Chemie | Biochemie | Medizin
Jasmine Kofmel, 2002 | Windisch, AG
The report describes a novel method of establishing an optical neurofeedback loop, both recording and stimulating with modern optical methods: Neuronal activity from the primary motor cortices (M1) of rats is recorded, and their medial forebrain bundle (MFB) and ventral tegmental area (VTA) are stimulated, which mimics a ‹reward› signal and thus can act as a reinforcer. In this project, I established an optical neurofeedback loop by combining photometry and optogenetics. The goal was to establish a method, where a neurofeedback loop is used, so that the rat can learn to exhibit the specified brain state. Chrimson, an optogenetic sensor used to modify neurons to express light-sensitive ion channels, was delivered to the VTA. GCaMP8f and GCaMP8s, genetically encoded calcium indicators, were delivered to the M1 to record fluorescence activity signals via fiber photometry, enabling the investigation of how activity patterns in neuronal networks influence behavior. Through the analysis of the obtained photometry data, a target threshold of the M1 signal was defined for the feedback system, at which the MFB is stimulated by laser light. In first preliminary experiments I could demonstrate the feasibility of this approach. This feedback approach promises to be a useful tool for reinforcing brain states related to specific behaviors.
The goal of my seven week project was to establish a small animal feedback paradigm. This paper describes the process of establishing a novel method of combining optogenetics and fiber photometry. In addition, the goal was to validate if the method works and to provide proof-of-concept demonstration data in a rat experiment.
To be able to train an animal to reproduce a certain behavior, a combination of multiple actions and reactions are necessary. The trainer needs to recognize the behavior and reinforce the animal at the proper time. In accordance with these proceedings, rats were trained to present a specified brain state through positive reinforcement, which was dopamine release. The two brain regions that were of interest, with the purpose of studying learning abilities, are the M1 and the VTA. The M1 generates signals to direct the movement of the body and also plays a role in learning and cognition. The VTA plays a role in reward, motivation and aversion. Its dopamine projections go through the MFB to multiple regions of the brain, including the M1. Firstly, photometry data was collected from the M1 to determine the moment of stimulation, aka. the time of reward. To detect M1 activity, we expressed GCaMP8 calcium indicators in M1 neurons. Because neuronal activity is associated with calcium influx into the neurons, the photometric GCaMP8 signal is a good indicator of M1 activity. The photometry data of the M1 is checked in real-time, whether it exceeds a predefined threshold. If the calcium signal amplitude exceeds the threshold, the laser is activated to stimulate the VTA-to-M1 pathway and positively reinforce the rat, which then should amplify the behavioural output. The reward was given through stimulation of the VTA using optogenetics, which lets us selectively stimulate neurons with laser-light. A mid-term goal is to also perform such neurofeedback inside an MR scanner, to detect whole-brain activity using fMRI, and thereby to reveal the influence of stimulation on the whole brain.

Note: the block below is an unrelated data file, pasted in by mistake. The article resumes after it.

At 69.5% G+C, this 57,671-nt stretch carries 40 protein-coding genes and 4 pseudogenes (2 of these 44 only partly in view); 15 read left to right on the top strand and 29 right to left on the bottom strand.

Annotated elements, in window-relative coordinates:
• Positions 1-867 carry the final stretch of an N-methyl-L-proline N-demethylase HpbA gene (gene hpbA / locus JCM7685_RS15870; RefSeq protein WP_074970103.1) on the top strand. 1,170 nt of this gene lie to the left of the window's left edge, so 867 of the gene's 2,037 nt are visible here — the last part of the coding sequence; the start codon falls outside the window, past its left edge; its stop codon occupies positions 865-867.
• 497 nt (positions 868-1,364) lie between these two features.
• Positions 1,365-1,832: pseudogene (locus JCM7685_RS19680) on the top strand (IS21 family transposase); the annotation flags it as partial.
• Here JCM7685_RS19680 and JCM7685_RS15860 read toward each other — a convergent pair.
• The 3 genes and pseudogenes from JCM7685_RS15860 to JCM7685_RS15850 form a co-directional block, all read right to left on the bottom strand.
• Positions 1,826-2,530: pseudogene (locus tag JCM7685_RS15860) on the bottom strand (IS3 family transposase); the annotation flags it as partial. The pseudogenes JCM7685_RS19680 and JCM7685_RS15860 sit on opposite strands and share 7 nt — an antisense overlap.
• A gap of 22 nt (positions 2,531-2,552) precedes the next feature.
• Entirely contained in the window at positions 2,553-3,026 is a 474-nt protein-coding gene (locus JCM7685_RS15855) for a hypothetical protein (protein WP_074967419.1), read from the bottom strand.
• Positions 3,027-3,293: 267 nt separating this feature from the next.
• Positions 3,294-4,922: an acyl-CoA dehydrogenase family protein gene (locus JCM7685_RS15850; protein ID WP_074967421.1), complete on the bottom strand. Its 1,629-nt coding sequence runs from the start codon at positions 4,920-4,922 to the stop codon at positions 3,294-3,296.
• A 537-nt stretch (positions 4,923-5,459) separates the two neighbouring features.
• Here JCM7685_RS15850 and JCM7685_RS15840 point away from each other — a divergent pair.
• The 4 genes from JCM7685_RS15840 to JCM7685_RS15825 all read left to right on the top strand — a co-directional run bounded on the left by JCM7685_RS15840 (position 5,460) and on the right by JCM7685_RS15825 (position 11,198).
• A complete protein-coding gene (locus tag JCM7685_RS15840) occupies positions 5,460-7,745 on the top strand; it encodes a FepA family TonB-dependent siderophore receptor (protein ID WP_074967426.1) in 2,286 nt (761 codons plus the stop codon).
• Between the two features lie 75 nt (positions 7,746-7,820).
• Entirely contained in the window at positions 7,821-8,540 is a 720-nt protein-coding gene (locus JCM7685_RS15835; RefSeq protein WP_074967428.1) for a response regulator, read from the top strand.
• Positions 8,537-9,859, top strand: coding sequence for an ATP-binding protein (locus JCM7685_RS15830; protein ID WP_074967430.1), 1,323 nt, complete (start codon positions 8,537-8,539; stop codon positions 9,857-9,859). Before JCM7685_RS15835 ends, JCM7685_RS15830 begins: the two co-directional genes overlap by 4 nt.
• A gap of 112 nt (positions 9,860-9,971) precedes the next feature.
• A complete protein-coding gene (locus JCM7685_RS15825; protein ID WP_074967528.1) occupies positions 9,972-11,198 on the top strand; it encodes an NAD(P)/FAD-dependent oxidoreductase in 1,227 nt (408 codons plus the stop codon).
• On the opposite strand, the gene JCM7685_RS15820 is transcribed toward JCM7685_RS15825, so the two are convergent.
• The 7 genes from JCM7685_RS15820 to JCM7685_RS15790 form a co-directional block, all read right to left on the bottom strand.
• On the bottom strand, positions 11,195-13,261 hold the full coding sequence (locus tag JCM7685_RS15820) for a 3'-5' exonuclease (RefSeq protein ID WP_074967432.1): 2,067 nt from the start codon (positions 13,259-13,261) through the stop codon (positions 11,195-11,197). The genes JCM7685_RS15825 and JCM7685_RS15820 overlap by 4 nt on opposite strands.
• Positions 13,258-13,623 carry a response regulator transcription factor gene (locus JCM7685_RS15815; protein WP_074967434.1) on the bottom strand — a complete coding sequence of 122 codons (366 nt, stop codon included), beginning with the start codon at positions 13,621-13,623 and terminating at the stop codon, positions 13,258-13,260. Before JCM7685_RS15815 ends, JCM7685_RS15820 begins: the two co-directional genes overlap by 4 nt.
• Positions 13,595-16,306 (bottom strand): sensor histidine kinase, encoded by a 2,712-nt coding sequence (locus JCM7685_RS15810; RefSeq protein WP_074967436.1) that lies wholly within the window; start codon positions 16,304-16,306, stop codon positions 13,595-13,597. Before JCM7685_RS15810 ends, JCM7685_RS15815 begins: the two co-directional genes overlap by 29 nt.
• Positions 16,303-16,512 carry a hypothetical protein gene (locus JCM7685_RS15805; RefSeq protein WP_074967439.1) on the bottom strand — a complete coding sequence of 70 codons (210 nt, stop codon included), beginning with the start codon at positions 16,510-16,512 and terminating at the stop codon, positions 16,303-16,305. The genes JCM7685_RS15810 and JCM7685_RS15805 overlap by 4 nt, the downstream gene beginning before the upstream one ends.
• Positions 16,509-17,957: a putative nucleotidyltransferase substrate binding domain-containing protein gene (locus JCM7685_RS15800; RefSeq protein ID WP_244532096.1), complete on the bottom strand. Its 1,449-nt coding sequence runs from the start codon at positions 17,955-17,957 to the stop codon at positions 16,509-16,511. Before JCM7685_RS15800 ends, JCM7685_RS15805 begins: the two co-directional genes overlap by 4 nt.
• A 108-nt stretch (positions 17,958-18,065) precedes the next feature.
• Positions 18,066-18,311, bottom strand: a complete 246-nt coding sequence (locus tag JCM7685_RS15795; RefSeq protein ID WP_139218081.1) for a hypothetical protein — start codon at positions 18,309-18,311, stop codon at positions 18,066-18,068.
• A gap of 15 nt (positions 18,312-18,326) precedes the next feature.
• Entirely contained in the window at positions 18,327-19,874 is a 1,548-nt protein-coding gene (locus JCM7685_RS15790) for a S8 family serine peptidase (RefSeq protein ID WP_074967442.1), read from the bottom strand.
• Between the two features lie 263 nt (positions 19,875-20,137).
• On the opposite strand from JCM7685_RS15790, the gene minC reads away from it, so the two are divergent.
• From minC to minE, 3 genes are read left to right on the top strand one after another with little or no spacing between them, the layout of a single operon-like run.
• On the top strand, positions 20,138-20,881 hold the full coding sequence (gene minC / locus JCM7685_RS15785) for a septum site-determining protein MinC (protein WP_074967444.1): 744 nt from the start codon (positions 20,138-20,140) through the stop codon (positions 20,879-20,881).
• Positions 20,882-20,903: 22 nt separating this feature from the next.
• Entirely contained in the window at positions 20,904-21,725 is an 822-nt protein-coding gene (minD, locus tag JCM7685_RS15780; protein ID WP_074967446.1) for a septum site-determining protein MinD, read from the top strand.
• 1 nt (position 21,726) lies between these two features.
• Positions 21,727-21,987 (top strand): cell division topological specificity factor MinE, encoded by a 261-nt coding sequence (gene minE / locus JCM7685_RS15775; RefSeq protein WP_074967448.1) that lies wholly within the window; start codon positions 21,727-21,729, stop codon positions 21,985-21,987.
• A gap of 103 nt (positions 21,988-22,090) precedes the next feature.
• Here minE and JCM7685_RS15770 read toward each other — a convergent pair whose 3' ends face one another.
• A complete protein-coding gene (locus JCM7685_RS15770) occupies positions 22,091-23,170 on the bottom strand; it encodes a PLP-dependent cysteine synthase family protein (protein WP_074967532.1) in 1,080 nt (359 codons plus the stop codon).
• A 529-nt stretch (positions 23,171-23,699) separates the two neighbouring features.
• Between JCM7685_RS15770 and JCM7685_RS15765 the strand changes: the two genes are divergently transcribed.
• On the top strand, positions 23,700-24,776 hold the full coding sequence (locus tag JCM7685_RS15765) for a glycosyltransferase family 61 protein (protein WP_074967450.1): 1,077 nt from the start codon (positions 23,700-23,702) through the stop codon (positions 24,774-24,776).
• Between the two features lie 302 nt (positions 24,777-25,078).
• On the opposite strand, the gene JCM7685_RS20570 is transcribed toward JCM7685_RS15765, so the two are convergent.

By combining optogenetics and fiber photometry I established a novel method of recording and stimulating neuronal activity in a closed loop manner. I successfully established the above-mentioned methods separately and then demonstrated their combination in an actual closed loop feedback system in the rat model. First steps were made to apply this novel approach for uncovering neuronal processes underlying learning in rodents.
In the coming years, the combination of photometry and optogenetics needs to be further refined, and the test environment and research procedures need to be optimized. In any case, the method established here opens new fields of investigations to better understand brain mechanisms underlying learning.
With the newly established optical neurofeedback loop, it is possible to detect which brain states are exhibited upon conditioned or unconditioned stimulus presentation. In the future, scientist might be able to modify the feedback system and implement it in other mammals and possibly in humans. Such developments could allow for medical applications, for example to train a brain region to acquire a specific functionality or to regain an ability that was previously lost.
Würdigung durch den Experten
Prof. Dr. Fritjof Helmchen
Jasmine Kofmel hat einen technisch anspruchsvollen Messstand für neurowissenschaftliche Studien aufgebaut. Durch die erfolgreiche Integration moderner optischer Methoden gelang es ihr ein Neurofeedback-Loop aufzubauen, bei der Hirnaktivität in einer spezifischen Region (hier der motorischen Hirnrinde im Rattengehirn) mit einem Fluoreszenzindikator detektiert wird und an optische Stimulation einer Belohnungsregion gekoppelt wird. Die gewonnenen ersten Daten sind vielversprechend und der Aufbau von Frau Kofmel ermöglicht nun vielseitige Untersuchungen von Belohnungslernen und Hirnplastizität.
Sonderpreis «International Summer Science Institute (ISSI)» gestiftet vom Weizmann Institut
Aargauische Kantonsschule Baden
Lehrerin: Dr. Irmgard Bühler